Since it’s National Nursing Assistants Week, I would like to say something about our self-identity as caregivers and what I think is our greatest, untapped potential.
It’s popular on social media to refer to CNAs as “angels” or “heroes.” I know what is meant by that and it’s not a bad way to characterize someone who gives so much of themselves on a daily basis. But I’ve never been comfortable with those words. Not out of a sense of false modesty, but rather out of an awareness of what my faults mean in this setting. I resent feeling like I have to expend effort that would be better used elsewhere just to maintain some kind of paragon of virtue image.
While compassion, attentiveness and self-sacrifice is truly the stuff of angels, it is practiced with very human imperfection. Like anyone else, we suffer from personal flaws and make mistakes and sometimes those flaws and mistakes impact those around us, including the people in our care. And as we cope with our deficiencies and learn from our mistakes, we try to maintain the highest level of care possible. But we’re not always consistent.
You can establish a reputation and patterns of behavior, but the only thing that really counts is what you do next. So you give, you give, you give. And then you give some more – despite your inconsistencies and contradictions. The key is to keep moving both physically and psychologically. The alternative is to surrender to hopelessness and self-pity. Either it all matters or nothing does. Make a choice.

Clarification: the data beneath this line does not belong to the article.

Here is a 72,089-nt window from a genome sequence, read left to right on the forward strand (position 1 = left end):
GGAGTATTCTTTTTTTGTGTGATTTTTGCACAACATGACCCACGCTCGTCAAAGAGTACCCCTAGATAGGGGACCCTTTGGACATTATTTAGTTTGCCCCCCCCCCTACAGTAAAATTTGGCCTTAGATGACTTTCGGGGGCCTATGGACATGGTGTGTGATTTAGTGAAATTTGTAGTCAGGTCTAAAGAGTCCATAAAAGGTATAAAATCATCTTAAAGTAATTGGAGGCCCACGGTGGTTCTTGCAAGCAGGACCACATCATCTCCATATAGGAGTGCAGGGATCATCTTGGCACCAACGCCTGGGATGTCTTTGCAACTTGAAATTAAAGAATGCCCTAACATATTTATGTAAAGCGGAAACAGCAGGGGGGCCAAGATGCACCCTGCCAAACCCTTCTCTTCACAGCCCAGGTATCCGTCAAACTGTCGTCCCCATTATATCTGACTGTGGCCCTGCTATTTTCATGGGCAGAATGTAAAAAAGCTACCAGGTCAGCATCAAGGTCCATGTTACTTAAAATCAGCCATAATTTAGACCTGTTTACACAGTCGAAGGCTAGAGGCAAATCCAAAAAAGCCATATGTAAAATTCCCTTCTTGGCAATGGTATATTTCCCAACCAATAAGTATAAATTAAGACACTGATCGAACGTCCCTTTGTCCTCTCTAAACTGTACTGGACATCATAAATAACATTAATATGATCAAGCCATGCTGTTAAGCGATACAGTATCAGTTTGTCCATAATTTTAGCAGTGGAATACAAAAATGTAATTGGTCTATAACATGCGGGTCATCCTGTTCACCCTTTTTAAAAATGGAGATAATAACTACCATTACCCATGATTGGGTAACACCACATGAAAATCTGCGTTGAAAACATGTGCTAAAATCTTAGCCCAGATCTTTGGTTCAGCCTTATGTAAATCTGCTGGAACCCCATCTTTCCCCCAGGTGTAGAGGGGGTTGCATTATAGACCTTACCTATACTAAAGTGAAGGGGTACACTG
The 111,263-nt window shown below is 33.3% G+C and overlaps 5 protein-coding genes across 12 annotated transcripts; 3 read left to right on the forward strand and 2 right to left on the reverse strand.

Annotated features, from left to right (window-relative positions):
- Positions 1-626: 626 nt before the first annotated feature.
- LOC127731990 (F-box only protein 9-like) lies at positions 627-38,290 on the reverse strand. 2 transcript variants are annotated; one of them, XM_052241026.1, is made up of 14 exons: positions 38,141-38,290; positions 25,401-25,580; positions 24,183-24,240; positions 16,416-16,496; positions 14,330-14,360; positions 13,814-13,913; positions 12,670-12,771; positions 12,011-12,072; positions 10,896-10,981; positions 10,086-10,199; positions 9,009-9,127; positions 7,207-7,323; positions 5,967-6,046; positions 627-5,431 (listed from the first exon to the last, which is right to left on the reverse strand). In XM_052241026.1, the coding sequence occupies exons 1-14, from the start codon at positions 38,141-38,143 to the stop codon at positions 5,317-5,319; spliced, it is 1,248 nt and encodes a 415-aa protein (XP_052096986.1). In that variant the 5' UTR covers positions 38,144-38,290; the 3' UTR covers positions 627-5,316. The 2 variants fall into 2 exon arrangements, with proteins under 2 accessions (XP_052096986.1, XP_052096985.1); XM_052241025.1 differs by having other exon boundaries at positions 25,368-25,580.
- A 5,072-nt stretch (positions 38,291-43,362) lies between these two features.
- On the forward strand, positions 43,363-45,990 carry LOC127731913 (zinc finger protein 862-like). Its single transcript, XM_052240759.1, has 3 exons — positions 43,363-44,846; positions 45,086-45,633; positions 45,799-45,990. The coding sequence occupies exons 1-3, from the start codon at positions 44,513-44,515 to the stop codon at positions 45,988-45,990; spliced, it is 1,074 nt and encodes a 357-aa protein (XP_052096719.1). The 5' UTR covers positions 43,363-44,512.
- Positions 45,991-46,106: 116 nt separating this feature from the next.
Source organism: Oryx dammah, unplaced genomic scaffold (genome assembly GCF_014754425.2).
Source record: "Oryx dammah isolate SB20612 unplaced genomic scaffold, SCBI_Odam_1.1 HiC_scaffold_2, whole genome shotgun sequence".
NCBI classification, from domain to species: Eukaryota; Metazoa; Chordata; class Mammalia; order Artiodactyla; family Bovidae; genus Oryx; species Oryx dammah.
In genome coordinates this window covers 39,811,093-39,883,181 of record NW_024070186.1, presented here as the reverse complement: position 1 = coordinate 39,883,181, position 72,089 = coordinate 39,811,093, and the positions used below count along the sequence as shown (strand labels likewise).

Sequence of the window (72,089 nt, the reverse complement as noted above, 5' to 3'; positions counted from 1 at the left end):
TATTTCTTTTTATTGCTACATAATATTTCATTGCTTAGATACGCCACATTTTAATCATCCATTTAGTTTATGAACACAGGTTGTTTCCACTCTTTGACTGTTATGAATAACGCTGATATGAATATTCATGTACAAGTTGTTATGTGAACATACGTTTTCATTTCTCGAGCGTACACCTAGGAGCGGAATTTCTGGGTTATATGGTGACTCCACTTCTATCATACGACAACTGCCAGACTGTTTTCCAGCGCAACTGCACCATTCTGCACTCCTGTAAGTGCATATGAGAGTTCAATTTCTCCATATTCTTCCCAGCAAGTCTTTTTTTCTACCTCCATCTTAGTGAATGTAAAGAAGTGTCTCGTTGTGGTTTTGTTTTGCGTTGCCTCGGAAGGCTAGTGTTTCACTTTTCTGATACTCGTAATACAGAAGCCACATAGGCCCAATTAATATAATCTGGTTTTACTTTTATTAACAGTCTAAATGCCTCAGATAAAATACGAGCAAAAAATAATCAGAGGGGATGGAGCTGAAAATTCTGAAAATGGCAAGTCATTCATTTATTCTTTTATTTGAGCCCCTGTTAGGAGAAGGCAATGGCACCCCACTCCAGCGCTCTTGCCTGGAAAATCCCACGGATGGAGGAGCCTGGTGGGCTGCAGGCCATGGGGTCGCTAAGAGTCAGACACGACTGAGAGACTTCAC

We don’t have to be angels or heroes. We can be something so much better than that: we can be real. We can be dependable and trustworthy and honest. So much of what we do – the most important things in fact – are done down the hallway, behind closed doors, behind privacy curtains and away from the places where image and labels means so much. That’s where we are needed the most. That’s where we are at our best.
We sustain ourselves psychologically by those singular moments with residents that bring meaning to our work. Those opportunities where we have taken the time to see them and engage them on an emotional level, person to person. At the same time, we can’t help but be aware that others are going without. More than anything, we want to reach them all.
The desire to reach them all is powerful and universal. It is the underlying theme of our collective identity as caregivers. It explains both the frustration we feel and our motivation to give. Listen and watch on the units and you’ll see it. Read between the lines in the postings on the CNA Facebook pages and you’ll see it.
And for the future of long-term care, it is a self-sustaining but largely untapped resource.